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Looking at the creek bottom.

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[Old US 395 two-lane bypass routing in Poway, 1965, 50K.] Looking down the old US 395 bridge. Drivers probably saw something similar in 1965, as seen in the thumbnail at right (click for a 50K enlargement). Notice that both lanes of traffic were then on this bridge because US 395 was only one-lane-per-direction, and the congestion is obvious.

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Old Hwy 395 marking on the bridge (added by the city).

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The later white striping is still visible on the bridge.

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A 1949 bridge date is stamped into the approaches on both sides.

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Some of the striping extends off the bridge onto the asphalt.

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Looking at the superstructure from the parallel trail to the east. Although not an especially high crossing, it is rather long for its era and open spandrel type with a total beginning-to-end length of 434' and an arch span at the base of 220'.

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Looking at the supports.

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The creek under the older bridge, partially hidden by the trees.

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Comparing the later bridges with the old US 395 bridge, which dwarf it in sheer mass and height.

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The parallel road continues beside us to the pumping station with its fascinating bas-reliefs on the retaining walls. These are part of the Rock of Aegis, built and designed by Philip Merlin Matzigkeit and commissioned in 1998. The symbols are modeled on old Kumeyaay petrographs.

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A garden sits in the shadow of the bridges, with a nearby place to sit. The garden is named the San Diego Crime Victims Oak Garden and was founded by Sam Knott, father of Cara.

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On that seat is a memorial to Mr. Knott, from "his poker buddies."

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The rest of the garden is beautifully planted.

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A picnic area sits under the shade of a gazebo along the north end of the garden.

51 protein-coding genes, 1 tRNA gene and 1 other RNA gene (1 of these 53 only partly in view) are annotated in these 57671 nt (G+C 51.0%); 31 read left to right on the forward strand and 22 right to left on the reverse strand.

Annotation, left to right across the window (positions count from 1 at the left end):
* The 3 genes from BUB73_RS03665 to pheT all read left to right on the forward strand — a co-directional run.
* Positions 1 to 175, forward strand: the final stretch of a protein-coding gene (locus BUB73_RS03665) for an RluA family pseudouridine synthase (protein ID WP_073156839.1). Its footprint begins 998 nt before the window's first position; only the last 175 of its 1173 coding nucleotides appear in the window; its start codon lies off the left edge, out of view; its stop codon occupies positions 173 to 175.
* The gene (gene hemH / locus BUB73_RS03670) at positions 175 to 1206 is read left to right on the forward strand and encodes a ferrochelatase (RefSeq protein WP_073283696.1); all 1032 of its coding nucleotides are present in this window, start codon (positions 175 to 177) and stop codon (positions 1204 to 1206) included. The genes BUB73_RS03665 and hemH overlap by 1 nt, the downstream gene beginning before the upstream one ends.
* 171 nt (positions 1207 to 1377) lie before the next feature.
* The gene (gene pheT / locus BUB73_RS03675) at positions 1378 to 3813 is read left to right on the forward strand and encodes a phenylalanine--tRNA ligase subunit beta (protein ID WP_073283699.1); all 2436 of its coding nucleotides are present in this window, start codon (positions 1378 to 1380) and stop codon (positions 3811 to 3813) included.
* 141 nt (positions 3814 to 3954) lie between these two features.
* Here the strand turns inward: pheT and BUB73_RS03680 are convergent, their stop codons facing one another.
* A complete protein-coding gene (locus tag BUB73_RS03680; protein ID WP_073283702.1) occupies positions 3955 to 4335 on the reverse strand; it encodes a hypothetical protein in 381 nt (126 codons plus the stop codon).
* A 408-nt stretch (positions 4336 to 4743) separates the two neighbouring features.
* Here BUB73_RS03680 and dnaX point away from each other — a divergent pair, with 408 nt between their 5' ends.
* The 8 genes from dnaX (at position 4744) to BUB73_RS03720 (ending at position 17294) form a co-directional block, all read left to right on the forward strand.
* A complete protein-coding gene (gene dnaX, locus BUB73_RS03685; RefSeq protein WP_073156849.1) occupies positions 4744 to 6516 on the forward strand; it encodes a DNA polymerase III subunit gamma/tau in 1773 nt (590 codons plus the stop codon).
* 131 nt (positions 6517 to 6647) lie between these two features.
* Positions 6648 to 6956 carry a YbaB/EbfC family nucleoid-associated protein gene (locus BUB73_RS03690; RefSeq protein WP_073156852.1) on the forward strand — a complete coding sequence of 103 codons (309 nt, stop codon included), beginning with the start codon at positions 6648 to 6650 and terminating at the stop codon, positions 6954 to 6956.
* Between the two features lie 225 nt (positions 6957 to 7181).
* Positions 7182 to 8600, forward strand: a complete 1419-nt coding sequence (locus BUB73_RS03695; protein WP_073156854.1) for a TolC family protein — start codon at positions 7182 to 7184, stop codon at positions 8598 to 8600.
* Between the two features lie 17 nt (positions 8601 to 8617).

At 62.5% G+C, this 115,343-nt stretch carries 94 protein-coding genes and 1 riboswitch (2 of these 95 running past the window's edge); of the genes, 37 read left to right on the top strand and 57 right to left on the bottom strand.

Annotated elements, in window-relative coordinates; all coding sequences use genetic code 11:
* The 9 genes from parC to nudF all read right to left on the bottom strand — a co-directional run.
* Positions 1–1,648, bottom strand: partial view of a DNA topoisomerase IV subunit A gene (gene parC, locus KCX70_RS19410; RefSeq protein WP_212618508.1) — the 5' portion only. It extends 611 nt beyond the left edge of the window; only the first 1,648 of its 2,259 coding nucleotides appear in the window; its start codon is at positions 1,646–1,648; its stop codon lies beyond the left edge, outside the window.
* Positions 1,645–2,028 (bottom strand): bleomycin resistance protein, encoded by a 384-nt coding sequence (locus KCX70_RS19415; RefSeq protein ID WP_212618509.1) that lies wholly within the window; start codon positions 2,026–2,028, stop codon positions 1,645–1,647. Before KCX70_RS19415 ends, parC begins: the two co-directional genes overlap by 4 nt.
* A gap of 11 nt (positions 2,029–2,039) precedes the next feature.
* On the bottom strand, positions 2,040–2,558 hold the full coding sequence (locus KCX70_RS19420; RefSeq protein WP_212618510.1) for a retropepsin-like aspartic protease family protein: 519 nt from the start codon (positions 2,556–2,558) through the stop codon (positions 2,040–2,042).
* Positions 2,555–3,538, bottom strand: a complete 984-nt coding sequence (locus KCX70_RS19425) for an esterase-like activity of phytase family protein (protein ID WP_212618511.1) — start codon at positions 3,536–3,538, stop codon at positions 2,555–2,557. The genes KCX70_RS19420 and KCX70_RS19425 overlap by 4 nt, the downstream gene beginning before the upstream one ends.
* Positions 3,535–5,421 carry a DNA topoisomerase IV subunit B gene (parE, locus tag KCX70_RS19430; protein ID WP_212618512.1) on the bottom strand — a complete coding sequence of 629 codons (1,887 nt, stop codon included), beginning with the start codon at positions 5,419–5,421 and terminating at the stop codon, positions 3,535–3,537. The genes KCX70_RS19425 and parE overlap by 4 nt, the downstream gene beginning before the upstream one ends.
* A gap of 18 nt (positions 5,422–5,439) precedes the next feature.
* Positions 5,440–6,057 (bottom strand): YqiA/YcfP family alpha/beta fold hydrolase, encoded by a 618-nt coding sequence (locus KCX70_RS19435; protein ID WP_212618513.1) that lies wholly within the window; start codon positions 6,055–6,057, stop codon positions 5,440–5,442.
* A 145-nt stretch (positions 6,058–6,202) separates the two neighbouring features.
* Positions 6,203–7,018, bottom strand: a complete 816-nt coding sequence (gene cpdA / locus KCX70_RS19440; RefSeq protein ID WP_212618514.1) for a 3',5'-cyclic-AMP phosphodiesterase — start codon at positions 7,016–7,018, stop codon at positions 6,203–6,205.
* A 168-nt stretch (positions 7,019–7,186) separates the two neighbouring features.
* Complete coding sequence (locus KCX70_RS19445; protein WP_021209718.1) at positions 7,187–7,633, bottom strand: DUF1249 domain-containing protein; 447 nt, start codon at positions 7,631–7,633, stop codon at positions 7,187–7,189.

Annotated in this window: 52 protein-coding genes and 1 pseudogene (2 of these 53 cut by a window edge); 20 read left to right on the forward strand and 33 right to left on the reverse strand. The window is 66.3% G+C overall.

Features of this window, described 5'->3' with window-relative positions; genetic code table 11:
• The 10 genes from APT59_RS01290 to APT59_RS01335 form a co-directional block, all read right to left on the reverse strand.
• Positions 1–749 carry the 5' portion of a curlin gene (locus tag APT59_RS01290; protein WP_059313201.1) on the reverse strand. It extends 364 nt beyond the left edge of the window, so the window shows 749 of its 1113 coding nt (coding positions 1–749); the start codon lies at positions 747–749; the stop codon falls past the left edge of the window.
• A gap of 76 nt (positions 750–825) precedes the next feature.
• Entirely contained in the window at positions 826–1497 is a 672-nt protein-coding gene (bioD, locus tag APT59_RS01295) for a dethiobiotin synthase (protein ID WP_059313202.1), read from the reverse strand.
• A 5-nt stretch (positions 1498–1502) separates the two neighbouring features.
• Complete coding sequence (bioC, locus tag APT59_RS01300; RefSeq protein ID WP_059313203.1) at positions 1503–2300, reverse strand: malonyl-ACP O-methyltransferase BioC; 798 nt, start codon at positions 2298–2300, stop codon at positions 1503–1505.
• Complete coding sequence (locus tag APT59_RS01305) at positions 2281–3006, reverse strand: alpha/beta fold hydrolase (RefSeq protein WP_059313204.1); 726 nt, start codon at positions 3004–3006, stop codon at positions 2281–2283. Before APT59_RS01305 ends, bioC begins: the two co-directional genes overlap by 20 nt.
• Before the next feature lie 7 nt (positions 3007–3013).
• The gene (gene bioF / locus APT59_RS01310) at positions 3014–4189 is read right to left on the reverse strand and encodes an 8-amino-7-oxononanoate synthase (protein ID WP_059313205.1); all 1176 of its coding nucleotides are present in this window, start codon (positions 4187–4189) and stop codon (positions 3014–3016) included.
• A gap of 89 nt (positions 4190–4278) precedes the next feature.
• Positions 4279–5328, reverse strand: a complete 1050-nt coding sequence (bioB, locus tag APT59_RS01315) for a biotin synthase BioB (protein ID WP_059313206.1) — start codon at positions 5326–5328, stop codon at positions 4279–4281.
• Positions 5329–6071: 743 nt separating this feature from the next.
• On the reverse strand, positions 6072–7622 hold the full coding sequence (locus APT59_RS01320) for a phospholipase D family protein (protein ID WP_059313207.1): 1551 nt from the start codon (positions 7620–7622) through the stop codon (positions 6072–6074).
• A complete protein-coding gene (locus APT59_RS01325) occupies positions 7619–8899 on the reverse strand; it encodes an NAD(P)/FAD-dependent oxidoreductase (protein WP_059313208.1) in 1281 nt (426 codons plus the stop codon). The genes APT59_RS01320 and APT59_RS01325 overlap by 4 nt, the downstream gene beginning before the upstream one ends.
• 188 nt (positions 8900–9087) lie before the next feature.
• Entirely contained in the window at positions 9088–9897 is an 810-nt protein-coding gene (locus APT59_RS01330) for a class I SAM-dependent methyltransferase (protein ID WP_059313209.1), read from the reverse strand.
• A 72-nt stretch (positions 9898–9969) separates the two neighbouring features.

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Heading back.

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Continuing north on Interstate 15 towards Escondido. The new construction on the managed lanes is visible in the background.

This and the next series of several photographs into Escondido are my old photos; they will be retaken once the construction is finished.

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Crossing Lake Hodges on I-15, with the new construction in parallel. In 1968, the 1919/1955 bridges we saw in Part 4 were finally demolished and replaced with this bridge which was built for the new Interstate 15. It was upgraded again in 1981, and is being widened a third time at the time of this writing.

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Escondido city limits, at the Via Rancho Pkwy exit (with the Trail from Part 4 on the right of us).

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Interstate 15 curls around Escondido to the west -- this was originally intended as the US 395 bypass and was adopted in 1961 but wasn't actually built until 1977. On US 395's last day of life in San Diego in 1969, this was in fact as far north as the original Escondido Freeway in San Diego county went; we'll come back to it ever so briefly since it's not actually and never was US 395. Instead, we exit here at Centre City Parkway, which is also now designated as Business Route 15 and is actually excellently signed for a business alignment (unlike poor Business Route 8). We will not resume the Escondido Freeway designation until we reach I-215 in Part 12.

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Centre City Parkway and Escondido Blvd

Centre City Parkway is the prelude to our great split in northern San Diego county and the two "forks" are seen in the image: Centre City Parkway (formerly Pine Street), the uppermost road we're on and the 1949 bypass of downtown Escondido, and old Escondido Boulevard (formerly Nutmeg Street), the original routing of US 395 and CA 71. The split here is artificial; both used the same turf until the construction of the Interstate 15 freeway, and subsequent extension of Escondido Blvd to the south has now rendered the two old highways fully separated.

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Signage for Escondido Blvd.

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First Business Route 15 shield and an END FREEWAY sign, a holdover from when this was temporarily Interstate 15 (until 1977).

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A Nevada-style "PREPARE TO STOP WHEN FLASHING" overhead that was simply replaced with less useful traffic warning signs, at Citracado Parkway, the next major junction.

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Just past Citracado Pkwy, Escondido Blvd splits off to the downtown segment. For Part 6, we will follow it and continue the old routing first.

Continue to Part 6